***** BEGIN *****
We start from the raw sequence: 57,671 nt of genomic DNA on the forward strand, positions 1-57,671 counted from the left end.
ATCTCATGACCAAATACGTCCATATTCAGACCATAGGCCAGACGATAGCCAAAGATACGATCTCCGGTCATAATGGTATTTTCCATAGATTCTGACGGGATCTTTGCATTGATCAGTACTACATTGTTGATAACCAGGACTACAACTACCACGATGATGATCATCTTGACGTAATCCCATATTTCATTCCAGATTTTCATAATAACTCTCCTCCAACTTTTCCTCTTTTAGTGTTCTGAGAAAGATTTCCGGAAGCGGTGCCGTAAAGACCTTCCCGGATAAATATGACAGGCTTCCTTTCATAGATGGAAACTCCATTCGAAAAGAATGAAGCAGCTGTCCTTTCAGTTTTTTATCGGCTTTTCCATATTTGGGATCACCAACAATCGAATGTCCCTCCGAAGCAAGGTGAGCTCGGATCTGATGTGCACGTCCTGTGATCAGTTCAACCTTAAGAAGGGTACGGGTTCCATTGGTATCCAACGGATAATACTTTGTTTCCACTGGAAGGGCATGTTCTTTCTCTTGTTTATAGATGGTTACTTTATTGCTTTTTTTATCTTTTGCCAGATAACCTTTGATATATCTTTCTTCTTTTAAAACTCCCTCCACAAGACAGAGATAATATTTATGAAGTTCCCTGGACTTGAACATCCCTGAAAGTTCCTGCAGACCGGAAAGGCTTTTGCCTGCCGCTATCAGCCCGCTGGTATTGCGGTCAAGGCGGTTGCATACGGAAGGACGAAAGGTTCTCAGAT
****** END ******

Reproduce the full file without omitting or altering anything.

We start from the raw sequence: 57,671 nt of genomic DNA on the forward strand, positions 1-57,671 counted from the left end.
ATCTCATGACCAAATACGTCCATATTCAGACCATAGGCCAGACGATAGCCAAAGATACGATCTCCGGTCATAATGGTATTTTCCATAGATTCTGACGGGATCTTTGCATTGATCAGTACTACATTGTTGATAACCAGGACTACAACTACCACGATGATGATCATCTTGACGTAATCCCATATTTCATTCCAGATTTTCATAATAACTCTCCTCCAACTTTTCCTCTTTTAGTGTTCTGAGAAAGATTTCCGGAAGCGGTGCCGTAAAGACCTTCCCGGATAAATATGACAGGCTTCCTTTCATAGATGGAAACTCCATTCGAAAAGAATGAAGCAGCTGTCCTTTCAGTTTTTTATCGGCTTTTCCATATTTGGGATCACCAACAATCGAATGTCCCTCCGAAGCAAGGTGAGCTCGGATCTGATGTGCACGTCCTGTGATCAGTTCAACCTTAAGAAGGGTACGGGTTCCATTGGTATCCAACGGATAATACTTTGTTTCCACTGGAAGGGCATGTTCTTTCTCTTGTTTATAGATGGTTACTTTATTGCTTTTTTTATCTTTTGCCAGATAACCTTTGATATATCTTTCTTCTTTTAAAACTCCCTCCACAAGACAGAGATAATATTTATGAAGTTCCCTGGACTTGAACATCCCTGAAAGTTCCTGCAGACCGGAAAGGCTTTTGCCTGCCGCTATCAGCCCGCTGGTATTGCGGTCAAGGCGGTTGCATACGGAAGGACGAAAGGTTCTCAGAT